Kurtis Baute built the 1,000 cubic foot cube on his brother’s property in Courtenay. Here he is pictured inside 13 hours after sealing himself in. Photo by Jolene Rudisuela

B.C. Youtuber exits homemade, air-tight ‘biodome’ after 14 hours

Kurtis Baute sealed himself ‘in a jar’ to continue the discussion about climate change

Kurtis Baute has left his homemade greenhouse, just over 14 hours after he sealed himself in.

A cloudy day resulted in carbon dioxide levels rising quicker than expected, creating a dangerous environment for the Vancouver-based Youtuber.

“The air feels sort of thick,” said Baute an hour before leaving the confines of the cube, built on his brother’s property in Courtenay. “I feel not at my normal high energy, witty self. I feel kind of slightly stupider.”

Baute sealed himself into the 1,000 cubic foot airtight “biodome” at midnight on Wednesday to raise awareness and start a discussion about the impacts of climate change.

With a Master of Science, Baute has always been passionate about the environment and this experiment was meant to be a tiny example of what is currently happening to the earth.

READ MORE: B.C. Youtube to seal himself ‘in a jar’ in Courtenay to demonstrate impacts of climate change

The biodome was filled with over 200 plants to produce oxygen, including sunflowers, corn, and evergreens. Throughout the experiment, Baute measured levels of oxygen and CO2 inside the cube to determine how long he could safely stay inside.

Through his calculations, Baute estimated he would be able to stay in the biodome for 21 hours, but adds there were so many variables, it was difficult to predict. However, the lack of sun was perhaps his biggest issue.

“Sunlight is essential for plant photosynthesis. Without photosynthesis, the plants aren’t taking in carbon dioxide and they’re not putting out much oxygen,” he said. “Without any photosynthesis, they’re actually going to be competing with me for oxygen.”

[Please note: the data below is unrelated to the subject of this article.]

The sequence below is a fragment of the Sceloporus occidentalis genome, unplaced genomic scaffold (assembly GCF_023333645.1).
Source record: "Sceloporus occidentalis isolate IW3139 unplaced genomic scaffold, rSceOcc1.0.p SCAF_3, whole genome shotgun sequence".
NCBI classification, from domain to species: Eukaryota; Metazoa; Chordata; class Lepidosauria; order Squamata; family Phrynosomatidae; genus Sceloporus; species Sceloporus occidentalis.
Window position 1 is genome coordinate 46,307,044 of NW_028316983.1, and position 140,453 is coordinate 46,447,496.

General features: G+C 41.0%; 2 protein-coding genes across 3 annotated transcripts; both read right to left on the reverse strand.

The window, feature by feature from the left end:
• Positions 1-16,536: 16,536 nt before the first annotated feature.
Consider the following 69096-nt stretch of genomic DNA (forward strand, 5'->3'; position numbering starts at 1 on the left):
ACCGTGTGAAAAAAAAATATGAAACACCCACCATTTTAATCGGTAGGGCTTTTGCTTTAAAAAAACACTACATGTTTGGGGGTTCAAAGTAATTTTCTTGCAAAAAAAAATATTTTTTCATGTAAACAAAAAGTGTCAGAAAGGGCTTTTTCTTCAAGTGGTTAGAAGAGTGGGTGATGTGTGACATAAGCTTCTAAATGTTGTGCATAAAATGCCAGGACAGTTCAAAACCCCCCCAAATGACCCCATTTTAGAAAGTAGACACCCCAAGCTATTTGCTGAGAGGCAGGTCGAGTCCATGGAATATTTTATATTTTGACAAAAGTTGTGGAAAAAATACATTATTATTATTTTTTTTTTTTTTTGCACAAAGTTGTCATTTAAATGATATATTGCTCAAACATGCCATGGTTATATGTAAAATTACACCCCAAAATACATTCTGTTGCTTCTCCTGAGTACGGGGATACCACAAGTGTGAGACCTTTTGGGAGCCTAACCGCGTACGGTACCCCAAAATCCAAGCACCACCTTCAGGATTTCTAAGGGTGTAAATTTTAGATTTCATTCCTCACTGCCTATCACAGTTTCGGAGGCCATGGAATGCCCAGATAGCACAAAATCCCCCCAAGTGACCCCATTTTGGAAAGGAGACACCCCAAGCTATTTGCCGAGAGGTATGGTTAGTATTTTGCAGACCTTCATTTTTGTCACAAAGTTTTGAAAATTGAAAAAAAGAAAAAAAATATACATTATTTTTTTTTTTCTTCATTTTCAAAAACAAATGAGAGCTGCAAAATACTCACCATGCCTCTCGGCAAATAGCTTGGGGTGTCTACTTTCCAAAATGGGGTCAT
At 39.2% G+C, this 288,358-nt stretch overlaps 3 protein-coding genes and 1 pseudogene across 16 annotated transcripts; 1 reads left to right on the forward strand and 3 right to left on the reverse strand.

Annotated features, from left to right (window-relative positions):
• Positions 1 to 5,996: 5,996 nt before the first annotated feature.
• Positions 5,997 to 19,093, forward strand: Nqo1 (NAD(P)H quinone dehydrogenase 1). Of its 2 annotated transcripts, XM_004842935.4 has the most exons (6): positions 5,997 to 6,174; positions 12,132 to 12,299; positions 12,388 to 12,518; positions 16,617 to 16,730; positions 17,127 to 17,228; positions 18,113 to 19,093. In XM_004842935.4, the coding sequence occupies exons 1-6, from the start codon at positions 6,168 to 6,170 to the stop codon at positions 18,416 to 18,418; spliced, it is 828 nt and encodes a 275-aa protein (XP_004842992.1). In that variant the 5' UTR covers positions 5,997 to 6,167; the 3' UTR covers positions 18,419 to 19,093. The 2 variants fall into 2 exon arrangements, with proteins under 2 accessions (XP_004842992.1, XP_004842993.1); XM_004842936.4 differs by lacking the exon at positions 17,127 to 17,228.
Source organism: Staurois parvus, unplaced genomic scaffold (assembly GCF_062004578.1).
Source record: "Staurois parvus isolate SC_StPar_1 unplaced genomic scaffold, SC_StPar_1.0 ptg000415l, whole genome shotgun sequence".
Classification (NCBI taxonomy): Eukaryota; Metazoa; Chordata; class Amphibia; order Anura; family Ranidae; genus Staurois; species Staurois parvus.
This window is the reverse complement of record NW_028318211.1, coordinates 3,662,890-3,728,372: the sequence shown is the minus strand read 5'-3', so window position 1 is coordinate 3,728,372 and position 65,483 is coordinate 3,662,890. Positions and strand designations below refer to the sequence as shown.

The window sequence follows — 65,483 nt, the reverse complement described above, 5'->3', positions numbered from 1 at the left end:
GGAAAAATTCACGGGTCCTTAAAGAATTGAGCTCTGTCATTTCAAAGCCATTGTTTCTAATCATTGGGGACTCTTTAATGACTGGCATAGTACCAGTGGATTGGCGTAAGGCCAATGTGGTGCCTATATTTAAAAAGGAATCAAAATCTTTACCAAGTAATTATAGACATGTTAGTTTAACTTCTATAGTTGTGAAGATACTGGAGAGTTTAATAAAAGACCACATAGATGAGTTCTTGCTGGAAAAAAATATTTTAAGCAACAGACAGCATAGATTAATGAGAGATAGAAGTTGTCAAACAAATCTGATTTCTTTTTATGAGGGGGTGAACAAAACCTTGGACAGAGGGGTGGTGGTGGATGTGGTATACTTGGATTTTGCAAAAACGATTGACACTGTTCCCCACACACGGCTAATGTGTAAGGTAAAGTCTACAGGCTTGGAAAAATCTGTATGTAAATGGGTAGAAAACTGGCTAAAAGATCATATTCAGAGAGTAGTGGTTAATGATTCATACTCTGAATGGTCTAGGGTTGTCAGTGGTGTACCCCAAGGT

Baute’s friend and paramedic, Mark Van Eijk, was on hand to make sure nothing went wrong during the experiment.

An hour before Baute exited the biodome, Van Eijk said measuring the levels of CO2 and oxygen was vital because it can be difficult to tell when the levels are too high. In Baute’s case, his oxygen levels were okay, but the CO2 levels were concerning.

“In terms of re-oxygenating… really all he needs to do is come out and take a few big gulps of air and really breathe out. Once he breathes outsides of the box, he should be fine,” said Van Eijk.

Baute’s “abort level” of CO2 was 10,000 parts per million, which was reached just after 2 p.m. on Wednesday.

“My issue with carbon dioxide is a slightly different and much smaller example of what’s happening globally,” he said.

To put it into perspective, Baute says the earth’s atmosphere currently has 400 ppm of CO2, or 500 ppm in an urban environment, compared to 300 ppm 60 years ago.

“It’s 0.04 per cent of the air – it’s a tiny amount, but a small increase makes a big difference,” he said.